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43rd MXS uses expertise to repair 82nd Airborne static

  • Published
  • By 2nd Lt. Jose Perez
  • 43rd Maintenance Squadron
When people think of aircraft maintenance, what comes to the mind is usually a sleek fighter jet taxiing out of a parking spot, guided by a camouflage-sporting Airman with a headset and bright orange wands. Others picture a dirty mechanic with a wrench and a dingy jumpsuit crawling out from underneath a large aircraft or walking away from a greasy engine. The maintainer that is often overlooked is the one working behind the scenes, fixing an aircraft or component. 

In this case, Pope maintainers from the 43rd Maintenance Squadron's aerospace repair shop helped fix an aircraft that thousands of Fort Bragg and Pope personnel drive by every day and seldom pay attention to. 

On Nov. 17, Tech. Sgt. Steven Brack and his shop of experts provided their unique aircraft crash recovery expertise to the Army's 82nd Airborne Division's Museum Heritage Air Park by assisting in repair of the C-46 Commando troop carrier aircraft on display. 

The Commando made history because it was the first aircraft to feature jump doors on both sides of the fuselage, which allowed 40 paratroopers to jump two at a time. It was also used to great effect during World War II's Operation Varsity, the crossing of the Rhein River, which was to be one of the final assaults on Germany. The C-46 served the U.S. Army Air Corps and later the U.S. Air Force from 1942 to 1969. 

Sergeant Brack and 22 other crash recovery specialists lifted the 82nd Airborne's C-46 using inflatable air bags. This allowed for the repair of the corroded support platforms displaying the aircraft. This unit of specially-trained Airmen raised the aircraft more than five feet in the air to remove the supports and rebuild the concrete foundation, which will secure the aircraft to steel stands. 

"It's not every day you get to lift a plane off the ground with a few air bags and a jack," Sergeant Brack said, "plus it's a great opportunity to train my young Airmen on something not every aircraft maintainer gets the chance to do, and we're helping out our Army counterparts."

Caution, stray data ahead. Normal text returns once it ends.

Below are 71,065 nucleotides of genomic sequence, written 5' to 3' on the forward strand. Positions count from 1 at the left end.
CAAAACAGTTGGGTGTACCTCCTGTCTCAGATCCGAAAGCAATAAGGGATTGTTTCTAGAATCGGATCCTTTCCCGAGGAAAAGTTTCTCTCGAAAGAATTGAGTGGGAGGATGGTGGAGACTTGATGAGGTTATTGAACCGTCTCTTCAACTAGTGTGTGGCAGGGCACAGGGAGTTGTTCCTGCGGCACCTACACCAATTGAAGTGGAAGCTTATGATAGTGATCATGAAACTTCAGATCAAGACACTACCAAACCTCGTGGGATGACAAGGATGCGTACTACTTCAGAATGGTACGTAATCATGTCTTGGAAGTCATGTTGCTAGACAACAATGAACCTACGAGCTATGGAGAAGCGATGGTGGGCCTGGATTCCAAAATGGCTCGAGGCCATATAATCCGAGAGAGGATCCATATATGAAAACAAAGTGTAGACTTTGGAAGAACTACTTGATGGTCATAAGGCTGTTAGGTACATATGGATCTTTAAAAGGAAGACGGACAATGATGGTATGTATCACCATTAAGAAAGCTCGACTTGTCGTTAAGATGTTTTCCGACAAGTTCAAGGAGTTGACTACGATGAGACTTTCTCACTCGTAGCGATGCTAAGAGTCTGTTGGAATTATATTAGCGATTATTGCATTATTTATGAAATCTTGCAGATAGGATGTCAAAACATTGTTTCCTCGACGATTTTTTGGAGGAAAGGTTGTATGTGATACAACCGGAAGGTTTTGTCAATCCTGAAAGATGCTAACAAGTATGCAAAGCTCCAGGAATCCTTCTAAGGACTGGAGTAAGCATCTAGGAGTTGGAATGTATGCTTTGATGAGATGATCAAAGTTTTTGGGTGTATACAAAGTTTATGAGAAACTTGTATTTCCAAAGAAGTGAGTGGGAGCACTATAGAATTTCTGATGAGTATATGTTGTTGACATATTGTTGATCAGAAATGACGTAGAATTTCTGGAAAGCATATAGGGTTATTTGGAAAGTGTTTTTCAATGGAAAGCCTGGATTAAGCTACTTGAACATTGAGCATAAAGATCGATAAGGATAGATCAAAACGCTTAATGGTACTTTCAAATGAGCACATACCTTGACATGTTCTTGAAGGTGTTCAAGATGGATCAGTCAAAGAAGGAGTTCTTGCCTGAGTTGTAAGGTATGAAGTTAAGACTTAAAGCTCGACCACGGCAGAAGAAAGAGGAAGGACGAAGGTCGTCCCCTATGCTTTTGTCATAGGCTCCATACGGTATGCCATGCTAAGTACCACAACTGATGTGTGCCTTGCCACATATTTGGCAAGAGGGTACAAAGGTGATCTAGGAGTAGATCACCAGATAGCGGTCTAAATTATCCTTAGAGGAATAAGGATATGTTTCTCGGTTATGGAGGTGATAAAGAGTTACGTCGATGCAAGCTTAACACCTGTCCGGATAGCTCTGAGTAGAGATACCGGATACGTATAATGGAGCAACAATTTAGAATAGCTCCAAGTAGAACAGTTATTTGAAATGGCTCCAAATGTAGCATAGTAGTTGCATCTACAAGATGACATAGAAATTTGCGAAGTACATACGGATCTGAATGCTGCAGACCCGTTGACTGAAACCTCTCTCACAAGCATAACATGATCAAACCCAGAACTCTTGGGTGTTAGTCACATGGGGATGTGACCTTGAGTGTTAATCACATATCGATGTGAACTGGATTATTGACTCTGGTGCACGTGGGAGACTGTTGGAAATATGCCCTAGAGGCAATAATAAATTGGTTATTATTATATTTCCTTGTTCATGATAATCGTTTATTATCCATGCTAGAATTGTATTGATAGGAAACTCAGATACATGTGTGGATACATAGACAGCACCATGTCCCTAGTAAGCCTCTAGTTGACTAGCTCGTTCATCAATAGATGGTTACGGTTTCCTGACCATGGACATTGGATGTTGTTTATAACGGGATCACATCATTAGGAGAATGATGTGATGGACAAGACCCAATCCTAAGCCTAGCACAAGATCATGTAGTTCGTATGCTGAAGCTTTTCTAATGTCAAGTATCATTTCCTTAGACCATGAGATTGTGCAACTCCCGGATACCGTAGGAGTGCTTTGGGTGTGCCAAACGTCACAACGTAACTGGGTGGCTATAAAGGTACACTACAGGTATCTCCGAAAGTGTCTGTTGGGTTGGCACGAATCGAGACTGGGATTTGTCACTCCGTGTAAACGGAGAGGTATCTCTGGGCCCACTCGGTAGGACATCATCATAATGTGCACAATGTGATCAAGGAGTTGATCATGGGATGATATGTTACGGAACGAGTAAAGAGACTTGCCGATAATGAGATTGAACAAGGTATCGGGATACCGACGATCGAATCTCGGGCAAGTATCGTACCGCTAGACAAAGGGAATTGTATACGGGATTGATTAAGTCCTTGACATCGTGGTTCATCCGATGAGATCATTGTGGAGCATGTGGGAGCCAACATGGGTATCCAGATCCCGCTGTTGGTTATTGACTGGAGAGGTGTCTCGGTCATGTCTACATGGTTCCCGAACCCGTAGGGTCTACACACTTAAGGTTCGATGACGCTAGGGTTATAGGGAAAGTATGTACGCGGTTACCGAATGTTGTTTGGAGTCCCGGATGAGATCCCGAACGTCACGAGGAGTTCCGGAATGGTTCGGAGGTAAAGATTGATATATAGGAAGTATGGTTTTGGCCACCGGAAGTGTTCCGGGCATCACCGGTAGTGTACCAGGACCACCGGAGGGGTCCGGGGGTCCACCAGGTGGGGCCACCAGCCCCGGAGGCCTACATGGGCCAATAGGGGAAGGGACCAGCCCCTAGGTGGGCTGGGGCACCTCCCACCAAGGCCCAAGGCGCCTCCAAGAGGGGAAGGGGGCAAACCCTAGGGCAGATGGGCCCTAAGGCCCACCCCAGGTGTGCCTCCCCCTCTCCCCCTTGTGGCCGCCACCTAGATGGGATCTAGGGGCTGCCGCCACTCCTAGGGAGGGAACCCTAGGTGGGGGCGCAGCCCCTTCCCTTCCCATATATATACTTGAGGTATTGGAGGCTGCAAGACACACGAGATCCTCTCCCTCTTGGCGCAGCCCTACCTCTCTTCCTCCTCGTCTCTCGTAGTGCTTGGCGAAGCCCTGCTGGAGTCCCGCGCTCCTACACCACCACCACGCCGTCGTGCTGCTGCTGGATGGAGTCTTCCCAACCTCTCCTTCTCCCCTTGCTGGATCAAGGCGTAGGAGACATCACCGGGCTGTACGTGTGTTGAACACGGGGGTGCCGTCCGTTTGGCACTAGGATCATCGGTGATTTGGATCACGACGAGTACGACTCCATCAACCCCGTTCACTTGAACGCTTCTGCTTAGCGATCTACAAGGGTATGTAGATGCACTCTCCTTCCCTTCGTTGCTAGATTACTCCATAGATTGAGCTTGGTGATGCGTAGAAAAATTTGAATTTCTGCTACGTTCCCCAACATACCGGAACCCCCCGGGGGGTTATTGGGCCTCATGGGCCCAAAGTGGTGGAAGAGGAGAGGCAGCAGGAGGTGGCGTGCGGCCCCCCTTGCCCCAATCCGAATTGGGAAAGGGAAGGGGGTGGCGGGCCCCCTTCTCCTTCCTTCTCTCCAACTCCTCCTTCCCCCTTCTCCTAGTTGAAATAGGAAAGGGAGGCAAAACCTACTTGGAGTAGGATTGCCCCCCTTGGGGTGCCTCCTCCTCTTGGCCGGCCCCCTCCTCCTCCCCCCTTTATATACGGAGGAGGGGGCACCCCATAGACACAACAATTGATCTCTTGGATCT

"This isn't the first time we've done this either," said Staff Sgt. Steven Lawrence, 43rd MXS. 

In fact, this same unit of Airmen came out to this same air park last year and lifted the C-47 Skytrain on display in order to reset and weld the aircraft onto the steel supports it rests on. The repairs were needed following damage from a wind storm. 

Pope maintainers have a long history of working on Army aircraft. As far back as the early 1940s, they have provided airlift to train Airborne Paratroopers. Air Force maintainers today are turning wrenches on aircraft that have been in service for an average of 25 years. On this day, they took the opportunity to assist their Army counterparts and keep a piece of their heritage alive by fixing a legacy aircraft no longer in the Air Force inventory. 

USAF crash recovery units are able to deploy to any site on a moment's notice, with the proper tools to efficiently and safely recover and transport crashed or disabled aircraft. They perform these tasks often in austere and unfriendly terrain. 

The 43rd MXS crash recovery team supports contingency operations at Pope and surrounding areas throughout the Carolinas. The crash recovery concept is to be able to work on anything, anytime, anywhere, but as far as Pope Airmen are concerned, it's just another day at the office.